Burned out and disillusioned from running the Inc. 500 company he had founded, Seph Barnard vowed last year to do what so many entrepreneurs merely dream about -- walk away. This year he's really doing it.
Tape Resources: Class of 1998
Burned out and disillusioned, Seph Barnard vowed last year to walk away from the company he had founded. This year he's really doing it
Seph Barnard felt exhausted by the stress of running his company. So last year he vowed to do what so many entrepreneurs merely dream about -- discard his responsibilities as cofounder and president of Tape Resources Inc., which ranked #479 on last year's list and #426 on 1998's ranking. He planned a six-month sabbatical and a trip around the world. (See " Fit to Be Tired," in the 1999 Inc. 500 issue.)
Barnard, however, found that walking away was no less stressful than running the company, a distributor of audiotape and videotape based in Virginia Beach, Va. His planned sabbatical with his wife and young son on a Caribbean island barely lasted a week. "It was too much of a shock to take off all at once," says Barnard, 44. "I have to detoxify myself from the business and the need to be needed."
That need has defined Barnard's tenure at Tape Resources since he bought the company from some former business partners, in 1993. Barnard did everything at the company, from setting the strategic direction to constructing metal shelving in the warehouse. As he grew too tired to define new challenges, he plunged ever deeper into micromanaging.
Only a complete break from the business could cure what ailed him, it seemed. But a week away was all he could stand. "As much as I wanted to be absent, there were lots of things dragging me back in," says Barnard. "I had to know if everything was still fine."
It was. But he had to find that out on his own. "If anything, I was holding them back by being there," he says. "I knew they would do well without me, but I never wanted to believe that."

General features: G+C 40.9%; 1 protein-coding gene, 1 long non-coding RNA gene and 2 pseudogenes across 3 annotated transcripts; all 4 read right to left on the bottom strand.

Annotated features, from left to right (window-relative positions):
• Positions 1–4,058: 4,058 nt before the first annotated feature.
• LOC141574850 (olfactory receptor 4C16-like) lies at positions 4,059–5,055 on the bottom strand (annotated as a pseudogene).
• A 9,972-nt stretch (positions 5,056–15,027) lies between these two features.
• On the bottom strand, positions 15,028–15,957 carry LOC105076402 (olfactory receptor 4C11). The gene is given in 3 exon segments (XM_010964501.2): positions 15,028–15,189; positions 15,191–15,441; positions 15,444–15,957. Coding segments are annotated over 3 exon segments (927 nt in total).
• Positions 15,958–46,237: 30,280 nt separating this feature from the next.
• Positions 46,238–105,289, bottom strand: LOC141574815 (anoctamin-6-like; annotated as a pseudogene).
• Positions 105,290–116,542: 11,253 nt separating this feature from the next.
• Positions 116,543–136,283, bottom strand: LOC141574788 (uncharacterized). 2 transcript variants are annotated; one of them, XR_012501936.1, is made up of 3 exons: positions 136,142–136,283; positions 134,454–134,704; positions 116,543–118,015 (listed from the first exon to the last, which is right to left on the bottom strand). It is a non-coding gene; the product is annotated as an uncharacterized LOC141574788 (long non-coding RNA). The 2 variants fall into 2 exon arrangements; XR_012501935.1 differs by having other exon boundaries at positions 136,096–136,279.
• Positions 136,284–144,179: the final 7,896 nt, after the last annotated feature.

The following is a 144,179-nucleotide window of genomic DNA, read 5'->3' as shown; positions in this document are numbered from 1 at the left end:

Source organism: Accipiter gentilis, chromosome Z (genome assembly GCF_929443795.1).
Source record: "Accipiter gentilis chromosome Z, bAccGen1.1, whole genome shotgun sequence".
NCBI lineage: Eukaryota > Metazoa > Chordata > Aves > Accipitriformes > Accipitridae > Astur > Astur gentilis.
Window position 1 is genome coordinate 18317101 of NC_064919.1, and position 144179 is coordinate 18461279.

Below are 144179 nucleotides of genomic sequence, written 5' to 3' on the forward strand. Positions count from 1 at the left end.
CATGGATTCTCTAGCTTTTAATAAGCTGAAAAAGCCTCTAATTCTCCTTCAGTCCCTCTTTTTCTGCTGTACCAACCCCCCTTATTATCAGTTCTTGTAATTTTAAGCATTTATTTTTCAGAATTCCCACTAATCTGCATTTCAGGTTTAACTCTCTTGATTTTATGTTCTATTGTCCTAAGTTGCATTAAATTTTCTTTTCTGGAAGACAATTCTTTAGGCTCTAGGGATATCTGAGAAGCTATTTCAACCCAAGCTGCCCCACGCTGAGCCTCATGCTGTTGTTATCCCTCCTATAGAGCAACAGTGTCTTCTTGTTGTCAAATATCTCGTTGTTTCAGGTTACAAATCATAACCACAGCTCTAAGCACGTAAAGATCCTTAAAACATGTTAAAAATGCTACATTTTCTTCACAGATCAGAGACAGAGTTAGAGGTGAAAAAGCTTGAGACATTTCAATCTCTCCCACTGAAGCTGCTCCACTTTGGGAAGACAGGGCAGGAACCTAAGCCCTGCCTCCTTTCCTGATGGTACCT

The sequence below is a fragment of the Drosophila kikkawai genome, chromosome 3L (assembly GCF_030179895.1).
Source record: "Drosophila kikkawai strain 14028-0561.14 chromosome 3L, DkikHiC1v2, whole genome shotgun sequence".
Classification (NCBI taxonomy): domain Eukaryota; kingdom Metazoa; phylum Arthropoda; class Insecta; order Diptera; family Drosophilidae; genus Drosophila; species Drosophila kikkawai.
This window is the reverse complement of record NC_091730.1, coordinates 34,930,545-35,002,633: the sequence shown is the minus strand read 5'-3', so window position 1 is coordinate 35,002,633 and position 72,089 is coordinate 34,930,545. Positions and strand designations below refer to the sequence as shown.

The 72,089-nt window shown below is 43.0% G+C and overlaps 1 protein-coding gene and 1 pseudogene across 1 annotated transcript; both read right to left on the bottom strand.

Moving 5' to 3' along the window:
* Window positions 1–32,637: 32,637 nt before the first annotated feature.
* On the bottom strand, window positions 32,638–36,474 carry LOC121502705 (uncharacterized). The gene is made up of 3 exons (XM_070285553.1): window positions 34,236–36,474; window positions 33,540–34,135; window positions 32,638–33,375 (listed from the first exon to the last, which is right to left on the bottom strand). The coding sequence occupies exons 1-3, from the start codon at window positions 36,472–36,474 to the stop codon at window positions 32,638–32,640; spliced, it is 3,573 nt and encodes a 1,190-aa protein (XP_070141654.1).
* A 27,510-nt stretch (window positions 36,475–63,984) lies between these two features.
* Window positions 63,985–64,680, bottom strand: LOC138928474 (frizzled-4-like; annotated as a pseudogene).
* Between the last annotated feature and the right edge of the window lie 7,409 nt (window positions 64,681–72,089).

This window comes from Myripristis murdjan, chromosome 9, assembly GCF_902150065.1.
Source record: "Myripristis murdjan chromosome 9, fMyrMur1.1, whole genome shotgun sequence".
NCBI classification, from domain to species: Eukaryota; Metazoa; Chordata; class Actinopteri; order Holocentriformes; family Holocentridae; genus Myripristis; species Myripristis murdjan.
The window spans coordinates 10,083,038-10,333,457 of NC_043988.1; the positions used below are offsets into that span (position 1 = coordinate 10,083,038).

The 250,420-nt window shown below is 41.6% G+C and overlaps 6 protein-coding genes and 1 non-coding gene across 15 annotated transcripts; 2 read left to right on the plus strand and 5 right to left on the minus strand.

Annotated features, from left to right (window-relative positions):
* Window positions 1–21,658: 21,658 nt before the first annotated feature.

So Barnard promised to try the sabbatical again this fall and began preparing for it. He allowed newly promoted chief operating officer David Durovy, who owns 20% of the company, to sign the checks. "The main thing for me was giving up signing rights and knowing that it wouldn't be the start of a decline," says Barnard, who had previously scrutinized every invoice. "It was uncharted territory."
In weaning himself gradually from the company, Barnard largely stayed away from the office, working from home or taking short trips with his family. Eventually, he wasn't even involved in hiring decisions. "I walked into the office," he says of a day this past summer, "and there were three people there I didn't know."
Despite Barnard's declining involvement, the company boasted a 24% gain in sales in fiscal year 2000, to $8.5 million. With Durovy in place as COO, Barnard took off at the end of August with his family on a three-month tour of South Africa, New Zealand, Hawaii, and anyplace else that might strike his fancy.
And what will he do when he returns from his sabbatical -- assuming he's able to stay away this time for more than a week? Barnard vows he'll return as chairman of the company and get involved only to oversee quarterly reviews of its operations. He is considering starting another company, possibly a marketing business that would help clients use direct mail and the Internet to generate sales. Or he may become a distributor of African art and artifacts; a good friend in South Africa, his homeland, needs a representative in the United States.
Barnard also wants to enroll in a Ph.D. program in business management. Surely he's already gathered plenty of material for a thesis on letting go.